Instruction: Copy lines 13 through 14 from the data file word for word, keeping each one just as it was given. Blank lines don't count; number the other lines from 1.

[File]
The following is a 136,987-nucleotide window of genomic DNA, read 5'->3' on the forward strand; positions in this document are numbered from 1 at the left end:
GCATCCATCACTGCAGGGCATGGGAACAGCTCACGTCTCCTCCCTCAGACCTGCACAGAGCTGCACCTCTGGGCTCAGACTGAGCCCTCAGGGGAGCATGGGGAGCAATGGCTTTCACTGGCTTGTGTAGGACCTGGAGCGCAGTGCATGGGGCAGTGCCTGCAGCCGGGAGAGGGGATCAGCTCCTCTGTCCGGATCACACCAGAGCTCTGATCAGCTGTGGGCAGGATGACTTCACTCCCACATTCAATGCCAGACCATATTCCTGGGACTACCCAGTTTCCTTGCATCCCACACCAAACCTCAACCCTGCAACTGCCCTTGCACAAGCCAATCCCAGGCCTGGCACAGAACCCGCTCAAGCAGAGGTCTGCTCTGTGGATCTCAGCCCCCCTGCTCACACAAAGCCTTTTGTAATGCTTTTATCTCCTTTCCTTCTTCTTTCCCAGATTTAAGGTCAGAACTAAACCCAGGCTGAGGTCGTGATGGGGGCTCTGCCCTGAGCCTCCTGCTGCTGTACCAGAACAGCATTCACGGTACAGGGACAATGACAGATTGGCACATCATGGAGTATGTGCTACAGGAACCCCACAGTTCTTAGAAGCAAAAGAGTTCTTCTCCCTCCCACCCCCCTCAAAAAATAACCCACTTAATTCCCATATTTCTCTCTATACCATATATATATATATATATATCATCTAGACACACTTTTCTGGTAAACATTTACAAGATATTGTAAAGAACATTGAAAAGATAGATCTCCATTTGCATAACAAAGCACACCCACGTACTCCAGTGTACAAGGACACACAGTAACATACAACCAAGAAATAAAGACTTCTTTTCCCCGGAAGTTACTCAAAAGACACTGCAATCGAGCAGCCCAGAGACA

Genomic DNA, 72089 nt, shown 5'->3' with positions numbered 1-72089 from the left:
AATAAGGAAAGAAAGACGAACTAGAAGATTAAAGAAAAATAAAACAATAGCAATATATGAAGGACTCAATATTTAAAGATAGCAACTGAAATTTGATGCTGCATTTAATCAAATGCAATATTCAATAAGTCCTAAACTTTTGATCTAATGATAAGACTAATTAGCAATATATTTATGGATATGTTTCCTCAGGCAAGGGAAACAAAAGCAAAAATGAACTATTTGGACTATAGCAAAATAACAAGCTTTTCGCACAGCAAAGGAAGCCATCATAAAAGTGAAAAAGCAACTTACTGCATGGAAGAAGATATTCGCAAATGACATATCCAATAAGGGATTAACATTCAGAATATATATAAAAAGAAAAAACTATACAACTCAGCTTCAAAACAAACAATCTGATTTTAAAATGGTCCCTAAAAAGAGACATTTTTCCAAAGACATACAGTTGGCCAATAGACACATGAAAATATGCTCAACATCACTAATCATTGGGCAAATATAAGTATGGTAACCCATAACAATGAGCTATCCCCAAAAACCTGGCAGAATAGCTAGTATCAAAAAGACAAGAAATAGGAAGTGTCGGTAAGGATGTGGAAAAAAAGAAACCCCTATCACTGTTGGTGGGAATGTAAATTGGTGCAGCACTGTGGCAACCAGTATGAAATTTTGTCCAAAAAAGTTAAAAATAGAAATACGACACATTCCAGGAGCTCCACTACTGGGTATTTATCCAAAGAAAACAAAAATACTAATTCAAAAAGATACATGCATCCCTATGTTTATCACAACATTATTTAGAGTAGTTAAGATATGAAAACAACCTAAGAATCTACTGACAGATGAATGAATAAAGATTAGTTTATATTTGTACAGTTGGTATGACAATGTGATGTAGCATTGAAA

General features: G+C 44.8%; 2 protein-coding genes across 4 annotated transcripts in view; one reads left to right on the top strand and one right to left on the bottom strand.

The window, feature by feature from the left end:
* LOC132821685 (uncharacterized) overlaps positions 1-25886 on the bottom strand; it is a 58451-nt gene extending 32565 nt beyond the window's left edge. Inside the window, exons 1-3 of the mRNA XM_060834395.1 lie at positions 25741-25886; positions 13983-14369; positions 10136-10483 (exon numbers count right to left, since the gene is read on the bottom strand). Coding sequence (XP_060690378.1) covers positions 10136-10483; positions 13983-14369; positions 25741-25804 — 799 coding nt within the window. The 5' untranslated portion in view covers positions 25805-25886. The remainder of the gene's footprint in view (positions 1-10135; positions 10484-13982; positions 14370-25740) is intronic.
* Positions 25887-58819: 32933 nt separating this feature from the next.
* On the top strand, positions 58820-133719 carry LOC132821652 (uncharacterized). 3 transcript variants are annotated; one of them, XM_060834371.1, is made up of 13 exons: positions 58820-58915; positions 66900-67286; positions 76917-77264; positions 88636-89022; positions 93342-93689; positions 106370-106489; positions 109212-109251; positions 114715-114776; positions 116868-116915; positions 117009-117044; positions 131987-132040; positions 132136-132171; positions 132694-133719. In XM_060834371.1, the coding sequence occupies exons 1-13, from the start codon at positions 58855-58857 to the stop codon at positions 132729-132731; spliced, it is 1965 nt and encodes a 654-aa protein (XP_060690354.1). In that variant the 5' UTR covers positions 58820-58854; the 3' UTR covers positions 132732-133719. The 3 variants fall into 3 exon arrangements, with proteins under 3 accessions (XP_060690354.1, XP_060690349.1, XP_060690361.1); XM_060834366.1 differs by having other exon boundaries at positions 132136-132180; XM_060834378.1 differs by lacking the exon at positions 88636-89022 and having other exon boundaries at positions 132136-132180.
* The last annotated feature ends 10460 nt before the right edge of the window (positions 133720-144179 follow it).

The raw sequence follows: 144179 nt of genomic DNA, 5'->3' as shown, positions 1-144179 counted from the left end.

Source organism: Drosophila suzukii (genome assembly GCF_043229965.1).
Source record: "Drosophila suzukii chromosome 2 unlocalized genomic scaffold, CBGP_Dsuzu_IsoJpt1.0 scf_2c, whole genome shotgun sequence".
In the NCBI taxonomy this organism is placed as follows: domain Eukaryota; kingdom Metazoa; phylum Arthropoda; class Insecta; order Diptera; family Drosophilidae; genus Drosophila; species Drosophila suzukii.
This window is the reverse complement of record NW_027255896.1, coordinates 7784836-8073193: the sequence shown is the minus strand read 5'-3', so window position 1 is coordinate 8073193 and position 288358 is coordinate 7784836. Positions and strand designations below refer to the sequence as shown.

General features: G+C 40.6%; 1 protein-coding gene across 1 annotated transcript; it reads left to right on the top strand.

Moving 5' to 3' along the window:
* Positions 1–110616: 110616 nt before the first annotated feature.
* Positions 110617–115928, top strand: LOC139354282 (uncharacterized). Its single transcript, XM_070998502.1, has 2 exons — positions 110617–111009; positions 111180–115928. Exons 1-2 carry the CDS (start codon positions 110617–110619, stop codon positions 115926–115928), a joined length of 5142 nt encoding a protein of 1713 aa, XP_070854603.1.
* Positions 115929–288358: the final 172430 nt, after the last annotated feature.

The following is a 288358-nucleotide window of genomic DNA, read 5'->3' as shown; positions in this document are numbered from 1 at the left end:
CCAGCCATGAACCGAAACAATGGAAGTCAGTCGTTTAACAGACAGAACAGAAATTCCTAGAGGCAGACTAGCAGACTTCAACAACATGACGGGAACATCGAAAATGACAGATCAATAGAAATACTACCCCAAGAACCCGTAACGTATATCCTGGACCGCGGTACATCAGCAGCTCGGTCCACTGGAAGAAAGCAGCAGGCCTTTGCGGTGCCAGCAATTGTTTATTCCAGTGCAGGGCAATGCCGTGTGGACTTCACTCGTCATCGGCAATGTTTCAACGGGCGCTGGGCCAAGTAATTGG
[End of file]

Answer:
Source record: "Drosophila suzukii chromosome 2 unlocalized genomic scaffold, CBGP_Dsuzu_IsoJpt1.0 scf_2c, whole genome shotgun sequence".
In the NCBI taxonomy this organism is placed as follows: domain Eukaryota; kingdom Metazoa; phylum Arthropoda; class Insecta; order Diptera; family Drosophilidae; genus Drosophila; species Drosophila suzukii.